The project analyses the work and life-worlds of policy professionals – people who are employed to affect politics and policy rather than elected to office. They are increasingly found as political and policy advisors in government agencies and political parties, in interest organisations, think tanks, PR bureaus and in private firms. They include groups such as political advisors, political secretaries, trade union and business association experts, lobbyists, and think-tank intellectuals.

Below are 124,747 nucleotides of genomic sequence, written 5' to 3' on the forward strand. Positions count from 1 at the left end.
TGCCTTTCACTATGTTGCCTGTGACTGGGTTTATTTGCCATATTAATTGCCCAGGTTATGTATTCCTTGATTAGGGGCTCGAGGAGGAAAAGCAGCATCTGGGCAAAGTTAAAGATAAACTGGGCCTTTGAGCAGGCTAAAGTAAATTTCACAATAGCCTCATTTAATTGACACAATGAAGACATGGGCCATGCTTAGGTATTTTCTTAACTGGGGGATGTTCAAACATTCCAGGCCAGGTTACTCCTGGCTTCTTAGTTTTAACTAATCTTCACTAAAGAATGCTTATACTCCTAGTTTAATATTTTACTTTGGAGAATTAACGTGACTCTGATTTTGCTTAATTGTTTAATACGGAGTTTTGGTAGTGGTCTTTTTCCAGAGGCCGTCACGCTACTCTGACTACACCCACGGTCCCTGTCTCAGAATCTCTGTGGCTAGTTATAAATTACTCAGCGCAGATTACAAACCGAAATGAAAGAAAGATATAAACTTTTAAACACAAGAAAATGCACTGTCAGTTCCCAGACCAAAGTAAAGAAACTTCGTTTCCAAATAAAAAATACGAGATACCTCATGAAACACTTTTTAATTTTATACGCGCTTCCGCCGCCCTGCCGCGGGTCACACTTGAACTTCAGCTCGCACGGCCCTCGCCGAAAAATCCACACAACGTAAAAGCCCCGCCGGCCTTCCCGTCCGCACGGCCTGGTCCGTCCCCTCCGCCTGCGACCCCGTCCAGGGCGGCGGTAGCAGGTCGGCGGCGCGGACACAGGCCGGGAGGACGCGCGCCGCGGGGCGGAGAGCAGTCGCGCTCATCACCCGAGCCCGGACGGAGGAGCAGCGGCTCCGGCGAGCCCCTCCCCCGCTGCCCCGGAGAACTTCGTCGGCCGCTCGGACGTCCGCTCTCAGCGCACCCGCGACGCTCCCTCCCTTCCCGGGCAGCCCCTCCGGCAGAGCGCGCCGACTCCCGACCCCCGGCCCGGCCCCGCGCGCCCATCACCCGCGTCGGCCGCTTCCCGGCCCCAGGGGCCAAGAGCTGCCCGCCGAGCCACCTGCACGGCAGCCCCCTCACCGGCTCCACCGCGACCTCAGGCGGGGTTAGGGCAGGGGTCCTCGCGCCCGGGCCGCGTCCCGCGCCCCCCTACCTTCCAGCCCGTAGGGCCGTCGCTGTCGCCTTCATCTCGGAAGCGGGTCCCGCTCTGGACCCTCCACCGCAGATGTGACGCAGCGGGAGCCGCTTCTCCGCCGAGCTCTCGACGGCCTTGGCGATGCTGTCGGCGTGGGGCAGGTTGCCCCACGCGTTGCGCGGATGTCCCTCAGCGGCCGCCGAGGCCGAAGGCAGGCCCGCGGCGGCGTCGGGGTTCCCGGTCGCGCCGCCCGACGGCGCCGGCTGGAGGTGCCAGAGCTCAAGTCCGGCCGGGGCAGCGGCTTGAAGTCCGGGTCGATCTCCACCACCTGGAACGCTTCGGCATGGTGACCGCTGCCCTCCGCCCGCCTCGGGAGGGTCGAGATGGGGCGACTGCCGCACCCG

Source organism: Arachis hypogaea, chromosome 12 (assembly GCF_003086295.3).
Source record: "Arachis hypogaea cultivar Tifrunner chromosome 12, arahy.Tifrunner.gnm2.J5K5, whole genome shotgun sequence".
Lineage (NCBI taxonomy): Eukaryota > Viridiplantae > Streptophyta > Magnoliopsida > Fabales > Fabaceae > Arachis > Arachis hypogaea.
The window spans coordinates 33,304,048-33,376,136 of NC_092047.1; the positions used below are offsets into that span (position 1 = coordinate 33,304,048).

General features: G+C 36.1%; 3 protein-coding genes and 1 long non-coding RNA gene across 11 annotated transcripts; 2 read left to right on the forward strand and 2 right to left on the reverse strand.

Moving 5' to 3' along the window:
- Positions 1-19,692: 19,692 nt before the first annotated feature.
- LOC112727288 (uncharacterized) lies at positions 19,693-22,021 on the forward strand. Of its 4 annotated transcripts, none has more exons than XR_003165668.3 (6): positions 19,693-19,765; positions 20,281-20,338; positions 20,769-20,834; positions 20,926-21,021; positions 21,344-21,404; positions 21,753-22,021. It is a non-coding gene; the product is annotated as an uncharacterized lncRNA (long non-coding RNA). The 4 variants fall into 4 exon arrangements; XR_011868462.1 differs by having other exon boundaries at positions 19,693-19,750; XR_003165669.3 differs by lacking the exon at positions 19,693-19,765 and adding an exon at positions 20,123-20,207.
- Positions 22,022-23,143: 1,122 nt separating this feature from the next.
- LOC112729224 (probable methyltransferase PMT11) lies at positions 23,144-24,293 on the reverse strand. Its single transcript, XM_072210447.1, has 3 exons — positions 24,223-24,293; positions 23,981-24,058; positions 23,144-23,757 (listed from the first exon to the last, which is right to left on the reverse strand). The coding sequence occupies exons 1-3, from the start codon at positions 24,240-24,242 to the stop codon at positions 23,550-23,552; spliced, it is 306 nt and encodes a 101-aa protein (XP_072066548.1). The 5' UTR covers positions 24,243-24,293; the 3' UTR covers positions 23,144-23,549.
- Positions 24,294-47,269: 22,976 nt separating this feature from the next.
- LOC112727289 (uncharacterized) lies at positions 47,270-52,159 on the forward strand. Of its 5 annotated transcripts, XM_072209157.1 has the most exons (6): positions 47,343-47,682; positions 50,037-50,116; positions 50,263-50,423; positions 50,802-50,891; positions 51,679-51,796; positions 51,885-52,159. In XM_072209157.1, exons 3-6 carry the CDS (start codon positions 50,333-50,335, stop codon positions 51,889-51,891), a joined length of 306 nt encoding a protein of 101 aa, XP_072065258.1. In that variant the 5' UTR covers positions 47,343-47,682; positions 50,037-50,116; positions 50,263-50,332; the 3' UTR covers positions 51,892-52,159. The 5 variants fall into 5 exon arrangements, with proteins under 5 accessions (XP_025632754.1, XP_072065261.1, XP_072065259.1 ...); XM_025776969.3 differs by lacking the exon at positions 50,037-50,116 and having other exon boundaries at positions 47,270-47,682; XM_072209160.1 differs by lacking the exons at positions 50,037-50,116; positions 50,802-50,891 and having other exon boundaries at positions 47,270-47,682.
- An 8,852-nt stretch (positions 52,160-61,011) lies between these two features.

The project will be organized around three main interlinked issues, to be tackled in a comparative format:
1. The work of policy professionals as a particular form for political influence
2. The occupation and career choices of policy professionals
3. The labour market for policy professionals.
The project asks how and to what extent the situation and development of policy professionals differ among European polities, including both newer democracies of the Baltic region and historically long-standing democracies of North-Western Europe. Through a comparison across selected European countries (Latvia, Ireland, and the Netherlands) this study will shed light on the institutional effects on the goals, motivations, careers, and strategies of this key group of political actors.